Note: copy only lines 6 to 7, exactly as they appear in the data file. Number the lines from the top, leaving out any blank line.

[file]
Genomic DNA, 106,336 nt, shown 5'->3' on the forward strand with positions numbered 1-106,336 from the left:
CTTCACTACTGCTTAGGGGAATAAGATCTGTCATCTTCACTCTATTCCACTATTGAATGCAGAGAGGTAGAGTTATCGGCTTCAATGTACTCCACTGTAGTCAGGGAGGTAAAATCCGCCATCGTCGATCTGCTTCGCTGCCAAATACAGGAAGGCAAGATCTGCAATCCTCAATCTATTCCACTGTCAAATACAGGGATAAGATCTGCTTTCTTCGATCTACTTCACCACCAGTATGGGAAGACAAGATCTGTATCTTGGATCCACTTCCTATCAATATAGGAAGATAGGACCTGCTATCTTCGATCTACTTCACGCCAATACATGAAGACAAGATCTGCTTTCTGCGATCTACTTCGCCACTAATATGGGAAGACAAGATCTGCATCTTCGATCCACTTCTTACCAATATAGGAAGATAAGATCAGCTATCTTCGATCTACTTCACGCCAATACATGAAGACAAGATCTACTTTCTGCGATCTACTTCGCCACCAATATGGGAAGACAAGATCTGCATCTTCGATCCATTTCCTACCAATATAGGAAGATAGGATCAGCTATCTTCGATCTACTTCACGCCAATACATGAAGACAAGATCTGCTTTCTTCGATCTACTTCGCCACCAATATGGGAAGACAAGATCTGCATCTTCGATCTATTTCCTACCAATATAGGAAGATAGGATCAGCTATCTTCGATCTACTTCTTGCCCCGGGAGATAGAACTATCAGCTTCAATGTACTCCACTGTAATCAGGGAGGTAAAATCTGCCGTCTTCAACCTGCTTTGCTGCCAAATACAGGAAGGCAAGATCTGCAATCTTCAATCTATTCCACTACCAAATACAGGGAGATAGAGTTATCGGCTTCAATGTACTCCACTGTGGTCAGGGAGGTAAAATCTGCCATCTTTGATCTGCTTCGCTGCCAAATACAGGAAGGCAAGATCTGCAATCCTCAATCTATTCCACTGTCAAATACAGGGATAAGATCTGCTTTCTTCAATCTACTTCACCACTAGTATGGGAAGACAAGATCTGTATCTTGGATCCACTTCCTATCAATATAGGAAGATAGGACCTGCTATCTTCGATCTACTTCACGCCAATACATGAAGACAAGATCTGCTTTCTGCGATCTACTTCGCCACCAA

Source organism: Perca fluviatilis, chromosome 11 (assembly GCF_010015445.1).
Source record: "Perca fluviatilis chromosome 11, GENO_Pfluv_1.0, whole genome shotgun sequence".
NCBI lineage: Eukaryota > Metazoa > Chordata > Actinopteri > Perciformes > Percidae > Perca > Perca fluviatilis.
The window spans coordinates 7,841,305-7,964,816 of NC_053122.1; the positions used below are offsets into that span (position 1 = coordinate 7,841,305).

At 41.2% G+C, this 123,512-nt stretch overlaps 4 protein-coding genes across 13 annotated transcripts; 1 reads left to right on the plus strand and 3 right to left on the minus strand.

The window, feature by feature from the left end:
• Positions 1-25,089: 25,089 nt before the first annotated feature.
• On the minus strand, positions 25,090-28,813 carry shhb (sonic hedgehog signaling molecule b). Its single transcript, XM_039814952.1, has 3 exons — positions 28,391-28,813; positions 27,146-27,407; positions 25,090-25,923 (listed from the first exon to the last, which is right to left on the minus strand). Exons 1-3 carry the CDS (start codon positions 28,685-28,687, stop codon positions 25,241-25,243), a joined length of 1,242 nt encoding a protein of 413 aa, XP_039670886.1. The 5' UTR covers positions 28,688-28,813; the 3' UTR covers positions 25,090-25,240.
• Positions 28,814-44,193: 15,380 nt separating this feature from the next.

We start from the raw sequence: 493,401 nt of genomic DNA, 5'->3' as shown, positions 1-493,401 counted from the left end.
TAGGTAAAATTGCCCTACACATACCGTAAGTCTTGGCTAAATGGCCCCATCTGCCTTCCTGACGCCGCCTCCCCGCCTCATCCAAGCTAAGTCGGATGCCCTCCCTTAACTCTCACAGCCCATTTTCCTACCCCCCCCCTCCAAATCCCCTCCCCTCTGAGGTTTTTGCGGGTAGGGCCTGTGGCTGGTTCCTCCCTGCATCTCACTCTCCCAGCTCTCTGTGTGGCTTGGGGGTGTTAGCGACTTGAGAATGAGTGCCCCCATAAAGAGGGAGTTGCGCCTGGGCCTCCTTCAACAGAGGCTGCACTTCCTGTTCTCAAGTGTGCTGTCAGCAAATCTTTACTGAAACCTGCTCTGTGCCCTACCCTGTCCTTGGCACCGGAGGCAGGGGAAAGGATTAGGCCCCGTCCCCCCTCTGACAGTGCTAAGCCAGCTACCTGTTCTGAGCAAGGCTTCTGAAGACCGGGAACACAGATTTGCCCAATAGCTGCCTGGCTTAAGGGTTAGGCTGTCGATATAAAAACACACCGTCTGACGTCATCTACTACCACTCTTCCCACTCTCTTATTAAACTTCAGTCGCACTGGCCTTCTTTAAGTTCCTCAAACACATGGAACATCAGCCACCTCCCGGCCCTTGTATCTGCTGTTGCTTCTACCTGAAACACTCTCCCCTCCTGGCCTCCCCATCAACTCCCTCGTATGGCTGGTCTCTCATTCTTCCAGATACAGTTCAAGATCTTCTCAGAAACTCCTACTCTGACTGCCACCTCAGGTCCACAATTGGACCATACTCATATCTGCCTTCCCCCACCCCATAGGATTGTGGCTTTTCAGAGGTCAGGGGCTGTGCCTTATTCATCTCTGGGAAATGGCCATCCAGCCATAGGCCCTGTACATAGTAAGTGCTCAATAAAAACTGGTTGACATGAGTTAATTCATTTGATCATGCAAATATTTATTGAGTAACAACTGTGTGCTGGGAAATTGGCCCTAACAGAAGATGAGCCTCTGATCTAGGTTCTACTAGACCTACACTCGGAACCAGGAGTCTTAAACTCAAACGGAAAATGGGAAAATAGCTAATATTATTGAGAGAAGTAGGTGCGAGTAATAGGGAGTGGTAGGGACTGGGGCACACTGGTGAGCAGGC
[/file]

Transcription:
The window spans coordinates 7,841,305-7,964,816 of NC_053122.1; the positions used below are offsets into that span (position 1 = coordinate 7,841,305).

At 41.2% G+C, this 123,512-nt stretch overlaps 4 protein-coding genes across 13 annotated transcripts; 1 reads left to right on the plus strand and 3 right to left on the minus strand.